I’ve always loved the Stones but they scare me. Of course that’s part of the reason I dig ’em. Goat’s Head Soup, “Sympathy for the Devil,” “Monkey Man,”–turn on the lights! When I was in eighth grade my cousin and I were into Tatoo You. Over recess one day we both tried to figure out the boot on the inside sleeve. Is that fur? A cloven hoof? It still gives me the shivers. Mick’s take on all things carnal was a lot to handle for my white boy brain. I remember listening to Some Girls, and the song “Some Girls” in particular, with headphones hoping my mom wouldn’t walk in.
But I want to talk about guitar sounds. For as much as Keith has a reputation for just plugging in and letting it rip, I’m constantly amazed by the range of fantastic guitar sounds that he and his collaborators have come up with over the years. Brian Jones and Mick Taylor deserve much of the credit of course, but I was led to write this post based on my random encounters over the last couple of days with the intros to both “Brown Sugar” and “Happy.”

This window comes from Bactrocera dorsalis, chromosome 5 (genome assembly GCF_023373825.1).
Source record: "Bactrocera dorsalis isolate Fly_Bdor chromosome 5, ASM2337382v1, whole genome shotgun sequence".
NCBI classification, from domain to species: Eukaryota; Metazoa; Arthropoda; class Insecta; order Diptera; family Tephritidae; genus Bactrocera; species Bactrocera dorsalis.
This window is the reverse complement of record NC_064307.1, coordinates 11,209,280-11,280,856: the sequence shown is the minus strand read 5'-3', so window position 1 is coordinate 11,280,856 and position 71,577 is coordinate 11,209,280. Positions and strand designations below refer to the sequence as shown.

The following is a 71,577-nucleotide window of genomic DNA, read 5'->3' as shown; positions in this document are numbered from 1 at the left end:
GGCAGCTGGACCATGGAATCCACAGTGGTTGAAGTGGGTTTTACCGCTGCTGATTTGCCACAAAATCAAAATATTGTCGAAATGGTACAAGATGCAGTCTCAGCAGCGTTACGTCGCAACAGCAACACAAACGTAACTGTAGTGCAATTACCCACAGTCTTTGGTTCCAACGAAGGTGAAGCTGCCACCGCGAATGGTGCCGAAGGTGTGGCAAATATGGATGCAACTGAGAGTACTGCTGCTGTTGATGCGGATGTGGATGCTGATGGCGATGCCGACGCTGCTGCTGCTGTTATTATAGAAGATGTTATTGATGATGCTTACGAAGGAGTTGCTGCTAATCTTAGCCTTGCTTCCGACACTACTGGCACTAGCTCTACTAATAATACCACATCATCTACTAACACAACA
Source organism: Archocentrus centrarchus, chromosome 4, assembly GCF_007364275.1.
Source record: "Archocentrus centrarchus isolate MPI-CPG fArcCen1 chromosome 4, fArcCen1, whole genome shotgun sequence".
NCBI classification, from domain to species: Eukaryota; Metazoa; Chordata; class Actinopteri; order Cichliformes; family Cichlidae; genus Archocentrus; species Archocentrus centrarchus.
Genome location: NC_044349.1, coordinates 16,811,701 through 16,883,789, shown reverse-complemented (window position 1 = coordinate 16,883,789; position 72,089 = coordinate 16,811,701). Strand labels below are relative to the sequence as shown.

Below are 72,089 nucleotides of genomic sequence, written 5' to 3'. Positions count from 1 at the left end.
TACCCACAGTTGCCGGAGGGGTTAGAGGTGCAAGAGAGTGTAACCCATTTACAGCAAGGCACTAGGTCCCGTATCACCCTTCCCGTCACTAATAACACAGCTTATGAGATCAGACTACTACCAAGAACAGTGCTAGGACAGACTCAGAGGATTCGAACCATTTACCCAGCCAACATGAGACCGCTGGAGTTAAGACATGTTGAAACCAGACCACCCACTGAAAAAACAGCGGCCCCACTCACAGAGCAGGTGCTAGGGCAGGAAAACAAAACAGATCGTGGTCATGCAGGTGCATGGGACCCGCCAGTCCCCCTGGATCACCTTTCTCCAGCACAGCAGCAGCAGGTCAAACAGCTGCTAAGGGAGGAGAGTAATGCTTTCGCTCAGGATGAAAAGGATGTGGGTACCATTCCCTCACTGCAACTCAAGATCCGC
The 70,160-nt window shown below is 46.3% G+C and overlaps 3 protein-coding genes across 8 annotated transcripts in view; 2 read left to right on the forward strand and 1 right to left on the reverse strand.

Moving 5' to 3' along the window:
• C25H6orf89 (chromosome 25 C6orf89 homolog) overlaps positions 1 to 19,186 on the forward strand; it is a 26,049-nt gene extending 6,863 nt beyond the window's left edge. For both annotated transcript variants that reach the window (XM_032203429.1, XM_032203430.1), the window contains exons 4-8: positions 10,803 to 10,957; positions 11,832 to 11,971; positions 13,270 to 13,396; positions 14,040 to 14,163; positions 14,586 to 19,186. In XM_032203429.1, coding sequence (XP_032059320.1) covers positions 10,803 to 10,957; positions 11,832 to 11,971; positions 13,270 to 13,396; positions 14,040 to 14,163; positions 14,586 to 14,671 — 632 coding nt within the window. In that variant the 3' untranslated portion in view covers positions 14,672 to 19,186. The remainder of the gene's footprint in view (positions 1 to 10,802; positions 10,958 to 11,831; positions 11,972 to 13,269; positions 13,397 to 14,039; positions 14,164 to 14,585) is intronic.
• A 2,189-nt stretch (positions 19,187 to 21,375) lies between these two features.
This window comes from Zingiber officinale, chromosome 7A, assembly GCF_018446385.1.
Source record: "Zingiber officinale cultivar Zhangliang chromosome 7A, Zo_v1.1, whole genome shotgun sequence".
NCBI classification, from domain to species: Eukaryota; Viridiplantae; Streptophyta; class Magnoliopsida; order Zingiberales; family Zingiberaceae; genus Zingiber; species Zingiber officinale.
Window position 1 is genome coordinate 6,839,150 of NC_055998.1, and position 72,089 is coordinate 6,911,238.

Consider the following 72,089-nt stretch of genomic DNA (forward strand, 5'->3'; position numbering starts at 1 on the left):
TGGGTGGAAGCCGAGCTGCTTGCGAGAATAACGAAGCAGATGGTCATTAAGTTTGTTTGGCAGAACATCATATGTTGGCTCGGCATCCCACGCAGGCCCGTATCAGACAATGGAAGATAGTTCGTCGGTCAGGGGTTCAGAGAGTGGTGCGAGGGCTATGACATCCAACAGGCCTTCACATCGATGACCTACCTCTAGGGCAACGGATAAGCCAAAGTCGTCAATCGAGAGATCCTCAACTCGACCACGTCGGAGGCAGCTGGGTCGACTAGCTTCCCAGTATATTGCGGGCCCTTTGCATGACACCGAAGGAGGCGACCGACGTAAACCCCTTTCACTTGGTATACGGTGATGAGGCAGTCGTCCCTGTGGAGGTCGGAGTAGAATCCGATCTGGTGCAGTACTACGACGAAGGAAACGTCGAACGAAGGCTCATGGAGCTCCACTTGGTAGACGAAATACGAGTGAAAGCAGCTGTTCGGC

As most people who know me know, The Edge is one of my heroes. The sound of his rhythm guitar on the album version of “Pride” leaves me in awe every time I hear it (I still remember hearing it for the first time as my alarm clock went off one 11th grade morning). But the guitar sounds and iconic intros in songs like “Brown Sugar,” “Happy,” “Gimme Shelter,” “Street Fighting Man,” and “Bitch” seem so classic, it’s easy to look past how fantastically original they sound. I’m not a tekkie but any sense of the word so I’ll leave it to others to offer their dissertations on how the Stones got the sounds they did (even though I know “Jumpin’ Jack Flash” is an acoustic guitar mic’d through a cassette tape recorder). The closest I get is when I get my Tele to sound like Keef on “Waiting On a Friend.”
Oh, and then there’s “Shattered.”